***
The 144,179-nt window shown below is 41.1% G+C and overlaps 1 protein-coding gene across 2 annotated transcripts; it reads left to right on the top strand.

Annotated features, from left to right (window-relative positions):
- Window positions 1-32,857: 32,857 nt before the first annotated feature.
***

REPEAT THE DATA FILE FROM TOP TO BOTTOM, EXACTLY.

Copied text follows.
The 144,179-nt window shown below is 41.1% G+C and overlaps 1 protein-coding gene across 2 annotated transcripts; it reads left to right on the top strand.

Annotated features, from left to right (window-relative positions):
- Window positions 1-32,857: 32,857 nt before the first annotated feature.